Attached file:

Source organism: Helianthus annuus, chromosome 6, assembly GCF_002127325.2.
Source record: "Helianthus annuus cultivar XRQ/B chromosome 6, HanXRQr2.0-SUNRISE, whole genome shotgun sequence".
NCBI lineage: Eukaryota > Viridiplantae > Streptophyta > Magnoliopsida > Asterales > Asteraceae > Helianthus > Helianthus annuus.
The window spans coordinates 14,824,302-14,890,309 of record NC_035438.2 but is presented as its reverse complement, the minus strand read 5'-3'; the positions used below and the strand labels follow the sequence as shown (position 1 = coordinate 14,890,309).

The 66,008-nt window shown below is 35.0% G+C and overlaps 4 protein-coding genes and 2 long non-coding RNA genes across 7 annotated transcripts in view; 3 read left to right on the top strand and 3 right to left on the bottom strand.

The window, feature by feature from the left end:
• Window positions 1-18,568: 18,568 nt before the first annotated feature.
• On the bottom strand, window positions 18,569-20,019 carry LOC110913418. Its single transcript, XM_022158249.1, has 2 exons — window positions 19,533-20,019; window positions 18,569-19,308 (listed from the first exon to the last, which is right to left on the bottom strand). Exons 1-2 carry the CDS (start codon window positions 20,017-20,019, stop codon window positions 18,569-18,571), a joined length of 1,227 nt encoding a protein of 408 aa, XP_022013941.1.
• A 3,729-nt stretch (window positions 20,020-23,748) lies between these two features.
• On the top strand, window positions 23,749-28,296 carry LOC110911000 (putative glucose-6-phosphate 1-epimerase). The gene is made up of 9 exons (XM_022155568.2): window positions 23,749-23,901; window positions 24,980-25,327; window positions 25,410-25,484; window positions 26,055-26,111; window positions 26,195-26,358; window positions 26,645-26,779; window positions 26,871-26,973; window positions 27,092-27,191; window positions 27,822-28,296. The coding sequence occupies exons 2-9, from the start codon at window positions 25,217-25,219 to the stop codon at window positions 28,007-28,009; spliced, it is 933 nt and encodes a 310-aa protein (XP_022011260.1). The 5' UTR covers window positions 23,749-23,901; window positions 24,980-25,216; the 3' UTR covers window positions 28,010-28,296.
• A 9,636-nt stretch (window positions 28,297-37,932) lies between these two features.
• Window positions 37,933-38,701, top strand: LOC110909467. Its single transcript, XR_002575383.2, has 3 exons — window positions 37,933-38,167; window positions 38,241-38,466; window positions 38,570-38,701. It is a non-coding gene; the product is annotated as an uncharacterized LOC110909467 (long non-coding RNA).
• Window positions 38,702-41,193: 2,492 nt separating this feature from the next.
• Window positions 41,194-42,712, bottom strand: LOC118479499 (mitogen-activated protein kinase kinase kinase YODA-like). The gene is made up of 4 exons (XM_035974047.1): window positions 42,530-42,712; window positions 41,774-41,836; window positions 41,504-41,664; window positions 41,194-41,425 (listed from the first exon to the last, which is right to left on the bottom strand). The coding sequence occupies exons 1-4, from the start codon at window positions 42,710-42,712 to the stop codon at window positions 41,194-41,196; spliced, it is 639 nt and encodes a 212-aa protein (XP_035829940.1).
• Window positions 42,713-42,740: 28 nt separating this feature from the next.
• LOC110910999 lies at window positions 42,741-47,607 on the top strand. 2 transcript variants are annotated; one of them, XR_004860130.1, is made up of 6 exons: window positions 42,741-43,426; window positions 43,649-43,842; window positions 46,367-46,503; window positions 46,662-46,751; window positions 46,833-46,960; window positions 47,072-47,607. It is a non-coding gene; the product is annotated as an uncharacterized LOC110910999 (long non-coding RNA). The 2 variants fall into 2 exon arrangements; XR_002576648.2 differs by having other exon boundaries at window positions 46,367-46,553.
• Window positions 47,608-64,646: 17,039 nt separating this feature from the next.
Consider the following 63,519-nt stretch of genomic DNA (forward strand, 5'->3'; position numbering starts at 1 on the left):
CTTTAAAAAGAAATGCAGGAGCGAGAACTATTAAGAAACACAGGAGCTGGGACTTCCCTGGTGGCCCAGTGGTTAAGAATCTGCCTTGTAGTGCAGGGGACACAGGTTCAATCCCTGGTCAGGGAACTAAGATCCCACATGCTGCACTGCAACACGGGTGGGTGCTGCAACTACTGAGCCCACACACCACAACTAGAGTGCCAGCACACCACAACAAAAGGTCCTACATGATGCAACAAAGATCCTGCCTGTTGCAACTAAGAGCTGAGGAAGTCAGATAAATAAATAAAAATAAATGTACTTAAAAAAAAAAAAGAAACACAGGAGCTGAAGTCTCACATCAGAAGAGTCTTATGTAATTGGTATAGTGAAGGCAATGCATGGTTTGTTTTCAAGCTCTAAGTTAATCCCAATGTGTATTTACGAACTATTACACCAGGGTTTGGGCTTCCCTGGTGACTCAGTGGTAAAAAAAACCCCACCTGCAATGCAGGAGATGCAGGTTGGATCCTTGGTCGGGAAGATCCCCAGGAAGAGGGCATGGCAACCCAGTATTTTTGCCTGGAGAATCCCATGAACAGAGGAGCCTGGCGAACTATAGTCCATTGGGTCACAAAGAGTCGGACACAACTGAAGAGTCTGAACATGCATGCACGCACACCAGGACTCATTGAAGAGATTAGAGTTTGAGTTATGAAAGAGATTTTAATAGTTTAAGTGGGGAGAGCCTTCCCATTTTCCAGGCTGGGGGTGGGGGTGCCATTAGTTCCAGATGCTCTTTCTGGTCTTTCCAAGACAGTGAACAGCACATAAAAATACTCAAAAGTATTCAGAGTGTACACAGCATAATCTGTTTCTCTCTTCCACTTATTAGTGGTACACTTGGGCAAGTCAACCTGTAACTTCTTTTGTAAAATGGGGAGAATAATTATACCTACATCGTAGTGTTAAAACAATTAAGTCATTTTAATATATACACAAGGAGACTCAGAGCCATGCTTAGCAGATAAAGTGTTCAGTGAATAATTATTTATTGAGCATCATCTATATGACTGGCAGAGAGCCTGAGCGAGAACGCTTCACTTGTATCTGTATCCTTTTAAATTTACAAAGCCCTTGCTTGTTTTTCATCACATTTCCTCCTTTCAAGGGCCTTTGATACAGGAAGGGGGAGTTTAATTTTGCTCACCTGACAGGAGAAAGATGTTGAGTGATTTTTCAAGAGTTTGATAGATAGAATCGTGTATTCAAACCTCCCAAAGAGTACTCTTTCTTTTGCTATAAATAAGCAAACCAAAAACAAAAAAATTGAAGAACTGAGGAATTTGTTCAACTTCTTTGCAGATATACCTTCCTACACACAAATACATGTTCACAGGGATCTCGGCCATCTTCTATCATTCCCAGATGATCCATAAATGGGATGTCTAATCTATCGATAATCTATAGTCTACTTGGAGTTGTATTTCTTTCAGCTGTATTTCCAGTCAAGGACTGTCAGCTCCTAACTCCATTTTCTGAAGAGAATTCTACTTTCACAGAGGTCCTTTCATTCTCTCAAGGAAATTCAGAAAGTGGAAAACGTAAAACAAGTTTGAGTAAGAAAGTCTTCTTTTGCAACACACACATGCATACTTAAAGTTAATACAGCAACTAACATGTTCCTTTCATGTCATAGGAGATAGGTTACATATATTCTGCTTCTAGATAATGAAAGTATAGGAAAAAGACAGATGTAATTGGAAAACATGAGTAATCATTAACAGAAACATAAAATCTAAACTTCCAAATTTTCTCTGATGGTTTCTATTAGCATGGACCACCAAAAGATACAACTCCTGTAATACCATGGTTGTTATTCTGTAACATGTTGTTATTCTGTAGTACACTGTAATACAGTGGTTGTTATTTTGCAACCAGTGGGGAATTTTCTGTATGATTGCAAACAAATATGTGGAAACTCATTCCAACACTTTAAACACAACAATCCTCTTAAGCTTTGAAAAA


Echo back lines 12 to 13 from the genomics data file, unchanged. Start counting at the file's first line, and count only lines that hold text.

• Window positions 37,933-38,701, top strand: LOC110909467. Its single transcript, XR_002575383.2, has 3 exons — window positions 37,933-38,167; window positions 38,241-38,466; window positions 38,570-38,701. It is a non-coding gene; the product is annotated as an uncharacterized LOC110909467 (long non-coding RNA).
• Window positions 38,702-41,193: 2,492 nt separating this feature from the next.